Perhaps the Church, now more than ever, has the opportunity to stand against the epidemic of abortion with an entirely new posture - one which offers hope, not condemnation; the remedy of life, not the sentence of death. Let's no longer be against something in theory without offering any real, tangible, ground level alternative in practice. Jesus always counterbalanced that which He was against with what God had deemed the better and more glorious alternative. He came not merely to give us the ability to say no to what was wrong but to say yes and amen to that which is good and holy and wonderful. While the Church more feverishly waves the anti-abortion flag we MUST more passionately and zealously and incessantly wave the adoption one. We must want the unwanted. It's on us. It's the more glorious alternative.

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Let's let women hear the condemnations of abortion be drowned out by our louder proclamations of hope - that this child will be loved and cared for and provided for - and that you, the mom, will be honored for the noble and valiant choice you can make to give birth to life, not death, by giving your baby a chance in the arms of another. Instead of walk in shame-filled secrecy into an abortion clinic let's help them hold their heads up high, embrace the reality of the situation they are in and offer them an alternative ending to what for the moment seems like a tragedy in the making.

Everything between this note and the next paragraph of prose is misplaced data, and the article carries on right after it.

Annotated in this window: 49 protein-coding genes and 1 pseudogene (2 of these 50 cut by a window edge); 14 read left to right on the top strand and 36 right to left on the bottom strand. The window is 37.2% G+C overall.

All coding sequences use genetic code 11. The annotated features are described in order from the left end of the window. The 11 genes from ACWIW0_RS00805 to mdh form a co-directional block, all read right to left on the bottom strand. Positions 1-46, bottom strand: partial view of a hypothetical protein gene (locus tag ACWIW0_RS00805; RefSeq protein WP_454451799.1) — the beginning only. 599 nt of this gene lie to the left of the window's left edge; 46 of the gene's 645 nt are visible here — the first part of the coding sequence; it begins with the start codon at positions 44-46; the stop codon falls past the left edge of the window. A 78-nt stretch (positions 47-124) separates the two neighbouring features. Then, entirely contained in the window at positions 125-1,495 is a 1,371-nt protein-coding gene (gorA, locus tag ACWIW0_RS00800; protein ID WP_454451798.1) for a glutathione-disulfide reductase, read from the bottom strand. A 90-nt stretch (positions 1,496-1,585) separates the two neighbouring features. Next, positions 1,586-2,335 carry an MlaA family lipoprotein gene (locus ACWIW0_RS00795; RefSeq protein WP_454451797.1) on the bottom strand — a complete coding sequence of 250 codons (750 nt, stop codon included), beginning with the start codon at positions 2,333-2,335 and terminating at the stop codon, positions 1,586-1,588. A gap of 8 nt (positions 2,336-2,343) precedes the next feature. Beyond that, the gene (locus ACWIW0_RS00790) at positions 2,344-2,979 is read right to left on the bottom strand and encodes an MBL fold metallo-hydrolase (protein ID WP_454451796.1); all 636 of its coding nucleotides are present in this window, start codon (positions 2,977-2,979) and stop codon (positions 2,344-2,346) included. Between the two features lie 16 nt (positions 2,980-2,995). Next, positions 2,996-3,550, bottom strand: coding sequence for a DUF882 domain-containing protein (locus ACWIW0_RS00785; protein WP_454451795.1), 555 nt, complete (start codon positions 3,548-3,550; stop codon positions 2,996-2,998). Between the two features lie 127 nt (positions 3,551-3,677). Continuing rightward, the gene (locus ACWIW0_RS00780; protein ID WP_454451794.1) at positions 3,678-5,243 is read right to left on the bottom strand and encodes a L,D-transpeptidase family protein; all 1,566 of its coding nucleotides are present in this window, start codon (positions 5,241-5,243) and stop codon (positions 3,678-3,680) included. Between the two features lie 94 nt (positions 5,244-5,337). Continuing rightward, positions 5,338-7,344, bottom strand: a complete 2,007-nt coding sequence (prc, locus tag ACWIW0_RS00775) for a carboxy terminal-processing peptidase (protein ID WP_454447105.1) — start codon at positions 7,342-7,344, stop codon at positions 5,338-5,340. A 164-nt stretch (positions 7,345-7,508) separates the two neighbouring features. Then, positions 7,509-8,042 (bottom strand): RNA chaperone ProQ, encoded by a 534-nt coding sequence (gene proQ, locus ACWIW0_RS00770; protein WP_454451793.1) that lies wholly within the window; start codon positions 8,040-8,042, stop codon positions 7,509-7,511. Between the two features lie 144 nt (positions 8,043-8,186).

Several weeks ago my wife and I were brought into a deliberation room with the biological mother of the baby girl we were fostering. Case workers and lawyers filled the room as we found ourselves at the table with her. The decision before her was clear but painstakingly difficult. Either stand before the judge and have her parental rights forcibly terminated or willingly relinquish them by signing the papers that rested in front of her. She had no way out. There was no way she was leaving that courthouse with her parental rights in tact. However, if she didn't sign those papers there was no telling to what extent the weight of the law was going to come down on her. The rock and the hard place she found herself between was real and right and just, but still overwhelmingly emotional. Through her sobbing she asked to speak with us. As we sat at the table with her she had a few simple questions: Do you love my baby as if she were your own? Yes, we are madly in love with her. Will you take care of her and make sure she knows I love her too? Absolutely. It's our honor and privilege to have that chance.